elections where those voters were denied the right to vote. and he didn't seem to think there was enough of a problem there to restore the voting rights act where -- where the federal government has preclearance over those states like north carolina that have a history of suppressing the votes of minorities. so i don't think that he necessarily is the right choice to protect the rights of americans. >> thank you very much, senator franken. appreciate your time. >> thank you, erin. next, trump lays out his plan for separating his business from his presidency. and an unprecedented and emotional attack on a fellow senator. manu raju spoke with him. that's next. and president obama on his eight years in office turning to his daughters. >> malia and sasha, you have become two amazing young women. >> malia was there. you see her. but where was sasha?
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have nothing to do with his business as president. >> my two sons, who are right here, don and eric, are going to be running the company. they are going to be running it in a very professional manner. they're not going to discuss it with me. >> that announcement as a sere of moves to avoid cob flikts of interest. he promised the trump organization won't make any new foreign deals and pending deals have been canceled. larry noble and rick santorum join us. larry, let me start with you. he's saying, look, there's a deal done, i'll read about it in the newspaper, i'll see it on television, i won't know about it or be involved in it but he'll get a profit and loss statement. do these moves go far enough? >> not at all. he is still financially involved this this company. his finances will depend on how the companies do when he leaves
the presidency he will be a lot wealthier if the companies do better. he will be less wealthy if the companies don't do well. this is a classic financial conflict of interest. he's saying he's putting businesses in a trust. it's not a blind trust. it's being run by his children. it just means he won't be involved in the operation. but he'll still benefit from them and what they do. they know what he wants and how it works. also as equally as important, people dealing with his companies know that the president will benefit if they do a good deal with the company. if they benefit with the company, the president benefits and that's a dangerous situation. >> senator santorum, do you agree? the director of the office of government ethics said today these moves in his words were wholly inadequate. your view? >> for what? you ask the question, erin. you said does this go far enough? far enough for what? >> to show he would not in any way benefit from his office or be able to use it to his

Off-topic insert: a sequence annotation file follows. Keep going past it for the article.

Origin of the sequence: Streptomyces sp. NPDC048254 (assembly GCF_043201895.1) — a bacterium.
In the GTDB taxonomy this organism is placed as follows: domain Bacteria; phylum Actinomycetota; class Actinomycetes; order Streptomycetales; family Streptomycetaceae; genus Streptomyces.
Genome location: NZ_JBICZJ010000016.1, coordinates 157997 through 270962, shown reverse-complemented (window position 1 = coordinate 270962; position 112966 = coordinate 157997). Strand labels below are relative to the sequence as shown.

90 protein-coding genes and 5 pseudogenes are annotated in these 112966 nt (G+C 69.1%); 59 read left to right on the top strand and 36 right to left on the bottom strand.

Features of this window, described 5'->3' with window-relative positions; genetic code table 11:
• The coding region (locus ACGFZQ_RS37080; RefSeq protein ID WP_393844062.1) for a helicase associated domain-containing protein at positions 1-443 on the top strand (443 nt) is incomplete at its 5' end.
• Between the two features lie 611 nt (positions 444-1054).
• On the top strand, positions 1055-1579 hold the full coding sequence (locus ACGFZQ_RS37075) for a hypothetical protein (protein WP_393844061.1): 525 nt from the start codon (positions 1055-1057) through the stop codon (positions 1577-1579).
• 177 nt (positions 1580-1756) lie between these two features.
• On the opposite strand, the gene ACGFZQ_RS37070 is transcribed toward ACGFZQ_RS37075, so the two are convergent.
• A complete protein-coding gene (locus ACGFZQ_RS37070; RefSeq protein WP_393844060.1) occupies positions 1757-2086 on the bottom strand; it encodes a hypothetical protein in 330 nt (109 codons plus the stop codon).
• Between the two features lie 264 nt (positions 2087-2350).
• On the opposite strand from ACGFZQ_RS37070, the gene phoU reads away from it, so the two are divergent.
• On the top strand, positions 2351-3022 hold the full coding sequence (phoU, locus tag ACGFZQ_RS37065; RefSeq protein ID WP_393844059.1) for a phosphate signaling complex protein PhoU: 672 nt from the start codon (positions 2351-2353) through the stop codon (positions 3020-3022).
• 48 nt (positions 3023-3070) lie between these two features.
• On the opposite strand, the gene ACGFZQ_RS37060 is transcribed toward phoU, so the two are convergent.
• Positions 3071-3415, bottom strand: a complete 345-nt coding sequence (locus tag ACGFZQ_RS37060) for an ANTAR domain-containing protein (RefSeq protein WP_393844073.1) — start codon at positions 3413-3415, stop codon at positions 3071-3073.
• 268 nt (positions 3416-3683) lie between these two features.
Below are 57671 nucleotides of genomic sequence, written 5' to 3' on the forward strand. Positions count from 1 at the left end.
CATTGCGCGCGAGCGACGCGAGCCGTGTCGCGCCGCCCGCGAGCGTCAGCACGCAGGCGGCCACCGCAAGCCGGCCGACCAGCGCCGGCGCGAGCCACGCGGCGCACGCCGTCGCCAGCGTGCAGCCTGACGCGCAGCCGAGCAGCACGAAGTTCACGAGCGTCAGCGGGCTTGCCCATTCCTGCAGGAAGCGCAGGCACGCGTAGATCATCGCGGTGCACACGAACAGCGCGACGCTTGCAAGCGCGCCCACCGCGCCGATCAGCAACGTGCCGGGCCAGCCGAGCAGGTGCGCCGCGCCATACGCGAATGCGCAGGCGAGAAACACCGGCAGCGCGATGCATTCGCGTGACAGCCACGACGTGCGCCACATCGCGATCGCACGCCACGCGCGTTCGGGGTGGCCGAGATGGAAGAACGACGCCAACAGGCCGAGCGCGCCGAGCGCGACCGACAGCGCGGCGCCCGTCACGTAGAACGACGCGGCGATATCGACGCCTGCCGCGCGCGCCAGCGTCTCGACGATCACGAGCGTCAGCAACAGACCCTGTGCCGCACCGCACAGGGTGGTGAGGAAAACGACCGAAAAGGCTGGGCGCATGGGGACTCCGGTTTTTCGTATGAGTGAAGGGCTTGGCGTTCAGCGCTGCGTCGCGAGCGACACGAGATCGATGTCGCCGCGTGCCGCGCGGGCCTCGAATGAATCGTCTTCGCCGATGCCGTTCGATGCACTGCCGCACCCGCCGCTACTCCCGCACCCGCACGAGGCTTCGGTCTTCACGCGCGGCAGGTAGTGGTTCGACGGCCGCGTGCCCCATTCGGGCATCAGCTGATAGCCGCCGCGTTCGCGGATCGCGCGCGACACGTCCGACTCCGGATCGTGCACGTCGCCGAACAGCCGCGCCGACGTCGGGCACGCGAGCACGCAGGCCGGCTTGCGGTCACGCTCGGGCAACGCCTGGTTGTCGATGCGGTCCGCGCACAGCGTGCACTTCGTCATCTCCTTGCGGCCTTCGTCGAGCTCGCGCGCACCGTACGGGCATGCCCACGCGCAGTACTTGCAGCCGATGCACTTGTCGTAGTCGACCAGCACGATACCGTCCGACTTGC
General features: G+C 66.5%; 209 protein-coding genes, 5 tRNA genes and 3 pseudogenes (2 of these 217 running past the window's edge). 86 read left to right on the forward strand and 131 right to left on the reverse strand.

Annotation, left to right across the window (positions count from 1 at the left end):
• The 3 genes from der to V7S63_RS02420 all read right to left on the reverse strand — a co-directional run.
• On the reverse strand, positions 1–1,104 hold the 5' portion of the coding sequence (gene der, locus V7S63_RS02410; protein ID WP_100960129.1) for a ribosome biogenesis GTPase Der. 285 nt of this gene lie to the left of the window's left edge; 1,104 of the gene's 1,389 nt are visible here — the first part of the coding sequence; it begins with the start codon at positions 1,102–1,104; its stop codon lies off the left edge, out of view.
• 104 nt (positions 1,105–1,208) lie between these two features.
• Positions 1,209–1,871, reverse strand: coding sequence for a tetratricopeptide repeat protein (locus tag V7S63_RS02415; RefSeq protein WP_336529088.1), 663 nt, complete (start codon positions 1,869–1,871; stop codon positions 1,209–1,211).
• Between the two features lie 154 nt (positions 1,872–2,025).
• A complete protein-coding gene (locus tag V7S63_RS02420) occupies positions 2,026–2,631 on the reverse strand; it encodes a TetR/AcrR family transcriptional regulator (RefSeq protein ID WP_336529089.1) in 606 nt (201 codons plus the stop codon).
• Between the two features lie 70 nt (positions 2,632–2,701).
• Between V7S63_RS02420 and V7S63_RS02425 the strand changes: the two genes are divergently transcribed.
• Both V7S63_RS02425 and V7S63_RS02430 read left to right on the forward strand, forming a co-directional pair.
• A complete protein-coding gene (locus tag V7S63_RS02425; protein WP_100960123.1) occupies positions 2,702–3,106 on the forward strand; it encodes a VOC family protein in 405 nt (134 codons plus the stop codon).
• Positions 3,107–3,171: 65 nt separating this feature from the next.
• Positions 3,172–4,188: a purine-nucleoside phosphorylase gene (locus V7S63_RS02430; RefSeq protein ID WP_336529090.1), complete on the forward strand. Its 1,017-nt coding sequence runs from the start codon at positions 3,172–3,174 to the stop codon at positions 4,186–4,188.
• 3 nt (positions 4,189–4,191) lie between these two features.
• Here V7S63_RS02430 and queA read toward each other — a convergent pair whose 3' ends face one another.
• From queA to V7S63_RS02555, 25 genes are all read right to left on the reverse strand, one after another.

financial advantage. >> why is that the standard? >> well, i mean, i would expect nothing less, right? >> it's not the standard. the president of the united states is not bound by any conflict of interest standard. when you say does it go far enough, far enough for what? far enough for the law? the law doesn't apply to the president. so the answer is far enough for what the public perception is. of course the gentleman who's on with me right now, for him, no, it's not. for me, yes, it is, because there is no standard. just because other presidents may have decided i'm going to comply with that even though it's not the law to do so doesn't make it the standard. what donald trump did when he ran for president is spent tens of millions of his own money. he's probably going to be as a result of not doing further financial deals going to be giving um tens of millions of more dollars. and people are wondering he's going to profit if this company continues to operate. no one would suspect -- he's getting to this -- to the presidency so he can make more money. he's actually lost a lot of
money running for president of the united states. i just think this is a whole false narrative. the president of the united states is not bound by the law to have any -- do anything to avoid conflict of interest. that what he is bound by, and this is what i would say, he is bound by public perception. and of course those who don't like donald trump will never be satisfied with anything he does short of selling everything. but that is an unreasonable thing for the public to ask because donald trump isn't rex tillerson. rex tillerson can sell his public stock in a company he was in. >> do you think, larry, the standard would be he would have to sell absolutely everything? that would be unfair, right? have to sell everything, these are illiquid assets. are you saying it would have to go that far, larry? >> yes. i think he should sell everything. the president of the united states is the most powerful office in world.